Graduating felt relieving and deflating at the same time. There was no particular moment at which I ceased being a student, I was weaned off the identity I’d come to suppose for myself gradually over the last couple of months. And yet, I’d never been quite aware of my status as student, I’ve just been preoccupied in my cloud of freedom, and scrambling for sense in such a privileged period of time reserved for anything. Anything could happen in those three years, it was open time. As such, I didn’t feel like a student, nor a twenty-something year old, nor a girl for much of that time. I was exempt from being pinned down, the art school said, “be whatever”.
That made me almost nothing. I felt myself melt away and became less aware that I existed at all. My activities were so reduced to observation that I felt like a stone. Now that I am graduating, my self awareness is creeping up on me again. I feel my age, I feel my social status, I feel my womanliness. I have a responsibility over my demographic, all of a sudden. I must be keeper of myself.
Meanwhile, it has been a generally confusing time. The historic EU referendum took place and Britain decided to leave the European Union, upon which the prime minister decided to resign. There is a vacuum of identity everywhere, bracing for an insurgence of some powerful brand. Meanwhile, flash floods are hitting us all over, and as a result our degree show was prematurely closed down. On a personal level too, I am tugged at the mercy of life’s currents: I just started a job ushering at the theatre to support my stay in London this summer, am looking ahead towards an MA, have moved into a cheap house with lots of space in London’s deep south. It sounds different, interesting, and certainly positive because I have support systems in place. It is all so new to me however that I feel I am being carried off by the plans I set in place months earlier; without control I am letting things happen to me and the time passes.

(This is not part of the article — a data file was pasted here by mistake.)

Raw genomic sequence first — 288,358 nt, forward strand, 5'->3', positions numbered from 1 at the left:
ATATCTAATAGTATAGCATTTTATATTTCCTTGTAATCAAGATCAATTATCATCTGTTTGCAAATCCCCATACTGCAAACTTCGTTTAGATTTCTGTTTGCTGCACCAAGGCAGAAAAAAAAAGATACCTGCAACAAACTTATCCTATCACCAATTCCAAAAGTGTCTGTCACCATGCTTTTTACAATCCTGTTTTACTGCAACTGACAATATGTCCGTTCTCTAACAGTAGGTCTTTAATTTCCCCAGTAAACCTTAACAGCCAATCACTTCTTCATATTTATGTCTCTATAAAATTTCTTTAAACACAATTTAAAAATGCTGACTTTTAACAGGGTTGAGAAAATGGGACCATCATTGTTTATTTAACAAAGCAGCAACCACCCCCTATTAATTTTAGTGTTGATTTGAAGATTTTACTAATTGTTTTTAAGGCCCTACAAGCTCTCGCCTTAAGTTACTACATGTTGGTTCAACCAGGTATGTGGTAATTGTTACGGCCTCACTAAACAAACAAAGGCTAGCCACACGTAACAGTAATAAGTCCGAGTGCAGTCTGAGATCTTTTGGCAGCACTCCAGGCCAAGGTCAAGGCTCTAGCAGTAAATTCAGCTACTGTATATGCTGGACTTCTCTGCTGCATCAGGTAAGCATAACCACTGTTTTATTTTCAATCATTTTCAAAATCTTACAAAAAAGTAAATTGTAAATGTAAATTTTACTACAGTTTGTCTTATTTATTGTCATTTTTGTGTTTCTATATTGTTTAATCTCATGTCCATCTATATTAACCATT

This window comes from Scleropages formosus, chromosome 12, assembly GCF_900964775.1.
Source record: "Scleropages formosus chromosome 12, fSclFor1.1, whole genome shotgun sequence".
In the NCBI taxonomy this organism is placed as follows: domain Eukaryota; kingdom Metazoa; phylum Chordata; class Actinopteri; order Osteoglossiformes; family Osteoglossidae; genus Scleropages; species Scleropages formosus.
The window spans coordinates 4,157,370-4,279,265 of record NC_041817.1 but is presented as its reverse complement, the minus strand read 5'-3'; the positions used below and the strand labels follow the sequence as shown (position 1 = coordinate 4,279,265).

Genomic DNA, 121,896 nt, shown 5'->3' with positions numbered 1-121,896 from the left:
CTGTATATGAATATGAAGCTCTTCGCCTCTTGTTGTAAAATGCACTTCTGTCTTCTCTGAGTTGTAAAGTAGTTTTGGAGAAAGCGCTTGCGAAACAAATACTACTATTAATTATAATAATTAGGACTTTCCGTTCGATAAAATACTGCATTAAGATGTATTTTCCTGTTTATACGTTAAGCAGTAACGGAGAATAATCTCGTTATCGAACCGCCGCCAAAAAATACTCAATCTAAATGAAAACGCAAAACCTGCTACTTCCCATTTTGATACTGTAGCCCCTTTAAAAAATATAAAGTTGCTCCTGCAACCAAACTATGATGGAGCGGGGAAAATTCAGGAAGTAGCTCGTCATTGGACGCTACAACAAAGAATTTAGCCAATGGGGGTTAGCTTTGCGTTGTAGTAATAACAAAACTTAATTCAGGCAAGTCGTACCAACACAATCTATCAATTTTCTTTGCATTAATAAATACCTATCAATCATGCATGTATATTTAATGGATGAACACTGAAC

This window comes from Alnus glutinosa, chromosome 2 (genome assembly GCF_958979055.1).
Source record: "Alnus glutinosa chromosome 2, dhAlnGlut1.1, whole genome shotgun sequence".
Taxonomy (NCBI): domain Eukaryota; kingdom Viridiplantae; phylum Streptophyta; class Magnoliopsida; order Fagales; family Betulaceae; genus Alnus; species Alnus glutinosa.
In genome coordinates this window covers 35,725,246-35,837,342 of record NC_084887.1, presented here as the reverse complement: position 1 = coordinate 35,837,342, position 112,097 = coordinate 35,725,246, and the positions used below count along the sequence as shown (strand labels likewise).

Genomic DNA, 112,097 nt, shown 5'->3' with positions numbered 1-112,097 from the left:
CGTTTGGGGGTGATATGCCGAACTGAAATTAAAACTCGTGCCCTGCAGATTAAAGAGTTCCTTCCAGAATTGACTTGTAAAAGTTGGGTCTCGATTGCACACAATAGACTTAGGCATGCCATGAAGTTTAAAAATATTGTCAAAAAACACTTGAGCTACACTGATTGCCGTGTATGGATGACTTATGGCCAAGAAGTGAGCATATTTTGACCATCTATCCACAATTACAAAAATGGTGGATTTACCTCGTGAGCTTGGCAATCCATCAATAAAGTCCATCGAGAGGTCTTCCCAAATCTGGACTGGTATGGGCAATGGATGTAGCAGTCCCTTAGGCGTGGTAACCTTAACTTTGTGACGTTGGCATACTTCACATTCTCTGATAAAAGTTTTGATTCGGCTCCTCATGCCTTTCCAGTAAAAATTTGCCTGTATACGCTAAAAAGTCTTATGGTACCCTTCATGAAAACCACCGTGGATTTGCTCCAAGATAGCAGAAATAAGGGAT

I have no idea what I will do. When I feel uncertain, or afraid, I do not move a muscle. Like a child afraid of the dark, I stay motionless lest I am discovered by the life that watches me.
That means not doing anything, though I so love to do things. When I latch onto something I love doing, I could do it indefinitely. Often I find myself disconnected from such things. Drawing, writing, acting, reading. These things seem like faraway holiday destinations which I would surely love to visit, but I must be patient and get there first. I am a really slow artist. I am a really slow person, by all appearances conservative and reserved.
There is a watercolour I am looking at, which I have not touched in something like 5 months. I love it. I want to return to it, but I anticipate prematurely giving up on it, within something like five minutes, from disenchantment. Anticipating disenchantment often stands in the way of me doing a lot of things.